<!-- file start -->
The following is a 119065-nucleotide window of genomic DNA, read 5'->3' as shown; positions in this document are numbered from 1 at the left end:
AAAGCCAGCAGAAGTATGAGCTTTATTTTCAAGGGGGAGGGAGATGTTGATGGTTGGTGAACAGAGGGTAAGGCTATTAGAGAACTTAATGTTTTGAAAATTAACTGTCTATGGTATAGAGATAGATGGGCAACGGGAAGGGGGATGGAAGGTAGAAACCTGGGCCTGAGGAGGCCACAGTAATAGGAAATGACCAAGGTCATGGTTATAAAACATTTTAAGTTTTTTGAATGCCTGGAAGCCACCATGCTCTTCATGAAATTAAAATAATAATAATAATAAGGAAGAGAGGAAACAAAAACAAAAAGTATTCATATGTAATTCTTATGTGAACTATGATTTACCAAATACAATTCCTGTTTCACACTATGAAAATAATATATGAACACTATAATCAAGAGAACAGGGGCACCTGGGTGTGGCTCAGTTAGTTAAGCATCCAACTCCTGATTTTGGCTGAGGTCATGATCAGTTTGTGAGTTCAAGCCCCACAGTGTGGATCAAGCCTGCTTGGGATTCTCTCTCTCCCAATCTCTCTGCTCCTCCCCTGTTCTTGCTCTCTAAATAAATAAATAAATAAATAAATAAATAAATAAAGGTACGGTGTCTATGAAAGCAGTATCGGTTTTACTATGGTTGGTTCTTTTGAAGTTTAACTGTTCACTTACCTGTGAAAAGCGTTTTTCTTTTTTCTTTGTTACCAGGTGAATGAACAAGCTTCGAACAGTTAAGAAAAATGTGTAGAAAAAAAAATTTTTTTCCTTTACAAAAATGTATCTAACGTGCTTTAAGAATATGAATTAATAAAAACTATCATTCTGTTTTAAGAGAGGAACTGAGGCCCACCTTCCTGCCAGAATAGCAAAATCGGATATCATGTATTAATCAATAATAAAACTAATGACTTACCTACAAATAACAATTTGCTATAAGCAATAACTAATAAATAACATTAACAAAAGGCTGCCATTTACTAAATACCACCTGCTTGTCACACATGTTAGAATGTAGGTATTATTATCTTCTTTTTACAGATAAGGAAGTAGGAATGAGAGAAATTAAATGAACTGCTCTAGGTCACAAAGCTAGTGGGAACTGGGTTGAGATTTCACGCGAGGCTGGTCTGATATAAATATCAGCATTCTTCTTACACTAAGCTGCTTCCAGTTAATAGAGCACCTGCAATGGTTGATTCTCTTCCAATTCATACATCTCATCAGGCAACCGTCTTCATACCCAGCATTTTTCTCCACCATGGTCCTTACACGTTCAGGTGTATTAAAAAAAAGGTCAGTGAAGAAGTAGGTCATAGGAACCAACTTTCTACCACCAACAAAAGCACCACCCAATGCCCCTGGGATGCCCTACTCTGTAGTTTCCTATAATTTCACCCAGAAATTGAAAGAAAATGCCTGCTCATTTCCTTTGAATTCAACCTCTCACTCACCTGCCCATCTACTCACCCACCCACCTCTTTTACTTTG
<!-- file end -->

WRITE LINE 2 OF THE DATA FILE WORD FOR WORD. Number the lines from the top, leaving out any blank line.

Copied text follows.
AAAGCCAGCAGAAGTATGAGCTTTATTTTCAAGGGGGAGGGAGATGTTGATGGTTGGTGAACAGAGGGTAAGGCTATTAGAGAACTTAATGTTTTGAAAATTAACTGTCTATGGTATAGAGATAGATGGGCAACGGGAAGGGGGATGGAAGGTAGAAACCTGGGCCTGAGGAGGCCACAGTAATAGGAAATGACCAAGGTCATGGTTATAAAACATTTTAAGTTTTTTGAATGCCTGGAAGCCACCATGCTCTTCATGAAATTAAAATAATAATAATAATAAGGAAGAGAGGAAACAAAAACAAAAAGTATTCATATGTAATTCTTATGTGAACTATGATTTACCAAATACAATTCCTGTTTCACACTATGAAAATAATATATGAACACTATAATCAAGAGAACAGGGGCACCTGGGTGTGGCTCAGTTAGTTAAGCATCCAACTCCTGATTTTGGCTGAGGTCATGATCAGTTTGTGAGTTCAAGCCCCACAGTGTGGATCAAGCCTGCTTGGGATTCTCTCTCTCCCAATCTCTCTGCTCCTCCCCTGTTCTTGCTCTCTAAATAAATAAATAAATAAATAAATAAATAAATAAAGGTACGGTGTCTATGAAAGCAGTATCGGTTTTACTATGGTTGGTTCTTTTGAAGTTTAACTGTTCACTTACCTGTGAAAAGCGTTTTTCTTTTTTCTTTGTTACCAGGTGAATGAACAAGCTTCGAACAGTTAAGAAAAATGTGTAGAAAAAAAAATTTTTTTCCTTTACAAAAATGTATCTAACGTGCTTTAAGAATATGAATTAATAAAAACTATCATTCTGTTTTAAGAGAGGAACTGAGGCCCACCTTCCTGCCAGAATAGCAAAATCGGATATCATGTATTAATCAATAATAAAACTAATGACTTACCTACAAATAACAATTTGCTATAAGCAATAACTAATAAATAACATTAACAAAAGGCTGCCATTTACTAAATACCACCTGCTTGTCACACATGTTAGAATGTAGGTATTATTATCTTCTTTTTACAGATAAGGAAGTAGGAATGAGAGAAATTAAATGAACTGCTCTAGGTCACAAAGCTAGTGGGAACTGGGTTGAGATTTCACGCGAGGCTGGTCTGATATAAATATCAGCATTCTTCTTACACTAAGCTGCTTCCAGTTAATAGAGCACCTGCAATGGTTGATTCTCTTCCAATTCATACATCTCATCAGGCAACCGTCTTCATACCCAGCATTTTTCTCCACCATGGTCCTTACACGTTCAGGTGTATTAAAAAAAAGGTCAGTGAAGAAGTAGGTCATAGGAACCAACTTTCTACCACCAACAAAAGCACCACCCAATGCCCCTGGGATGCCCTACTCTGTAGTTTCCTATAATTTCACCCAGAAATTGAAAGAAAATGCCTGCTCATTTCCTTTGAATTCAACCTCTCACTCACCTGCCCATCTACTCACCCACCCACCTCTTTTACTTTG